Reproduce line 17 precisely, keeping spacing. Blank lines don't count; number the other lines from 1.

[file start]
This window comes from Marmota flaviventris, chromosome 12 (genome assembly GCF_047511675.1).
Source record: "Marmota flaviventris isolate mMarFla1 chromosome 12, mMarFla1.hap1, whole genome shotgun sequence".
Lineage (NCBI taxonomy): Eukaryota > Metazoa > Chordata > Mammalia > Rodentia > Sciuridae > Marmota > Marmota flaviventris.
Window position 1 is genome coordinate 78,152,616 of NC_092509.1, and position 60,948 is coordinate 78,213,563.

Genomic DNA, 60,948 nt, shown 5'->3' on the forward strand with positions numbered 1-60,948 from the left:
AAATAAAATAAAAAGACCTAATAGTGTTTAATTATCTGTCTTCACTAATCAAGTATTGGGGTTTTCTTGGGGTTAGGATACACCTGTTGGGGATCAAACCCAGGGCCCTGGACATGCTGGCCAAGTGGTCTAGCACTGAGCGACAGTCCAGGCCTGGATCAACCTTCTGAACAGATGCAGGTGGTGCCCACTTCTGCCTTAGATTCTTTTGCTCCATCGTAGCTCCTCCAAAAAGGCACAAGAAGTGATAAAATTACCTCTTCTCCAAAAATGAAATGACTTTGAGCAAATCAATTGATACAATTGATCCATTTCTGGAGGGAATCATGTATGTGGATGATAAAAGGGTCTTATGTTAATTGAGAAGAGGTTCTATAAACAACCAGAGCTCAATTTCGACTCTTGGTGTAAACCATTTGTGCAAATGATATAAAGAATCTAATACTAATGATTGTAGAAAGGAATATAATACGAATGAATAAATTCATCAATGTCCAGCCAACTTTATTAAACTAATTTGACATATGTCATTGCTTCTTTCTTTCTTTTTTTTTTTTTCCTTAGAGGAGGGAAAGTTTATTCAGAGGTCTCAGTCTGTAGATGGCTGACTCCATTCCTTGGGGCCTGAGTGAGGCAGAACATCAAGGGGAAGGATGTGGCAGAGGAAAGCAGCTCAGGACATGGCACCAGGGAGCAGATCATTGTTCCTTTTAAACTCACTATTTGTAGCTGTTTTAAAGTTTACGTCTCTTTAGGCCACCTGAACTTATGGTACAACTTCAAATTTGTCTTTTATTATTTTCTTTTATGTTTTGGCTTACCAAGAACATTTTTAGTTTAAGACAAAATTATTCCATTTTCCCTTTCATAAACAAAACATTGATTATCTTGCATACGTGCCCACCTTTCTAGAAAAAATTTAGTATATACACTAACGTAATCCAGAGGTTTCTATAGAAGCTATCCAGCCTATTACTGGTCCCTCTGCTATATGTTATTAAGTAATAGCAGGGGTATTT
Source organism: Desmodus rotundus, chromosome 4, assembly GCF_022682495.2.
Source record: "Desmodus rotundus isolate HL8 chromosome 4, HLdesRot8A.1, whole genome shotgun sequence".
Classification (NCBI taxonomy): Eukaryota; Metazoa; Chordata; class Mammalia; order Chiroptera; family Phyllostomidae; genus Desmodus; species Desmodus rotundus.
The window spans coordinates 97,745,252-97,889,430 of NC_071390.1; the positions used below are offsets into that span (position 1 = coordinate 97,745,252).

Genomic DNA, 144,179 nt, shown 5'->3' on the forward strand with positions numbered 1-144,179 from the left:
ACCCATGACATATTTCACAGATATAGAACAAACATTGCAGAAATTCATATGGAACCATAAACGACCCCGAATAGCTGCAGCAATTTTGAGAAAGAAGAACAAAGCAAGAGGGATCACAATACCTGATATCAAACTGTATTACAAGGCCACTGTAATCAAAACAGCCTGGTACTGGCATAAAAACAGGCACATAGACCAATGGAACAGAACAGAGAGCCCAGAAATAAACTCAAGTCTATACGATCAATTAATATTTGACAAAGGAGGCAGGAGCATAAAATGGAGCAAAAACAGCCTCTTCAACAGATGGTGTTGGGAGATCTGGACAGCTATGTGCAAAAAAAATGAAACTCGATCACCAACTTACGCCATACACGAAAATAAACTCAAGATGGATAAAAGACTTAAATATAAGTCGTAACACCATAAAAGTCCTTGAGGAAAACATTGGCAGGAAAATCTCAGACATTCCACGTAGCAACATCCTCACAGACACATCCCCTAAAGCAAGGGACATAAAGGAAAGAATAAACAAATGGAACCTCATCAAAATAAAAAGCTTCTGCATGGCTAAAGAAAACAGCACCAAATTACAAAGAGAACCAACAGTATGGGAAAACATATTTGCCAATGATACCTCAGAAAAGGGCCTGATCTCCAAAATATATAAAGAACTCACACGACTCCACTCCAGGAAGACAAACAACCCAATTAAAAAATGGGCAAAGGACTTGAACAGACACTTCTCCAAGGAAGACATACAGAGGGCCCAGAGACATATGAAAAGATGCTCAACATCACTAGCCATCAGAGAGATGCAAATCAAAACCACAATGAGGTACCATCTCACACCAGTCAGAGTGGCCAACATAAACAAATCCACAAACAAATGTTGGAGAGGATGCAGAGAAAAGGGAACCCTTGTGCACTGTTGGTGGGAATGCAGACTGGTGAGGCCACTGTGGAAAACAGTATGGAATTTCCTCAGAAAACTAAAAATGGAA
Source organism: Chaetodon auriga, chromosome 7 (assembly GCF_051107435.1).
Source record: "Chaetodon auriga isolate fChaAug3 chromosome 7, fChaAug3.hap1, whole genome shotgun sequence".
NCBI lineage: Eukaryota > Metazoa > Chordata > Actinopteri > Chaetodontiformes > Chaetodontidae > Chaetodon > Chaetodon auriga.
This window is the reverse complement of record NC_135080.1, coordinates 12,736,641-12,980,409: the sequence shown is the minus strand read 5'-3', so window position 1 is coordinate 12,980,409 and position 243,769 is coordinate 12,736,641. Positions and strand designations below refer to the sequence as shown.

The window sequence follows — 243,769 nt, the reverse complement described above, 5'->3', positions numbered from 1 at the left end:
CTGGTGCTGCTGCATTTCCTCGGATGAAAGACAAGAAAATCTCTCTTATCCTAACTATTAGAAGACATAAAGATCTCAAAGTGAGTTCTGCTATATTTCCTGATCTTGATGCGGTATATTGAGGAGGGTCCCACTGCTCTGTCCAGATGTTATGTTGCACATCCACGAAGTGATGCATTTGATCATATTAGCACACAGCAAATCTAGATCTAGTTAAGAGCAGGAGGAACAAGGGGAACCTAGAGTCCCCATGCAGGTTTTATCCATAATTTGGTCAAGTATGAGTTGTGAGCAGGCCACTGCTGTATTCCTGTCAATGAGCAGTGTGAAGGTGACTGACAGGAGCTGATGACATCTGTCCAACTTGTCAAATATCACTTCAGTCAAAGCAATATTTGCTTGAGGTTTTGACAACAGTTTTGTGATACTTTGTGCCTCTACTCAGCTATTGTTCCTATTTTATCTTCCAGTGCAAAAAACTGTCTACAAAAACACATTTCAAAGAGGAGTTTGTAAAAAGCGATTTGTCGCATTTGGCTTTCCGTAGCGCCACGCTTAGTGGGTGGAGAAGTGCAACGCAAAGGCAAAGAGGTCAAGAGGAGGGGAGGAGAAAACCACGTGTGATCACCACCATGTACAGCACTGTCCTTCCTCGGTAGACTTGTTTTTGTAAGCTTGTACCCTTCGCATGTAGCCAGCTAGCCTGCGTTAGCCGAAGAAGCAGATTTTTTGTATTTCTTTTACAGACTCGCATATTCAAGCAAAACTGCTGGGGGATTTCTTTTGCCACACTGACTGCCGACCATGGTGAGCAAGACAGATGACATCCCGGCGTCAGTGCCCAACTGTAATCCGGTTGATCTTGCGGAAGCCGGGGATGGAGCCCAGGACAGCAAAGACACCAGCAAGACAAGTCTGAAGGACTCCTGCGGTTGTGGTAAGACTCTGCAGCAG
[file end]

The window sequence follows — 243,769 nt, the reverse complement described above, 5'->3', positions numbered from 1 at the left end: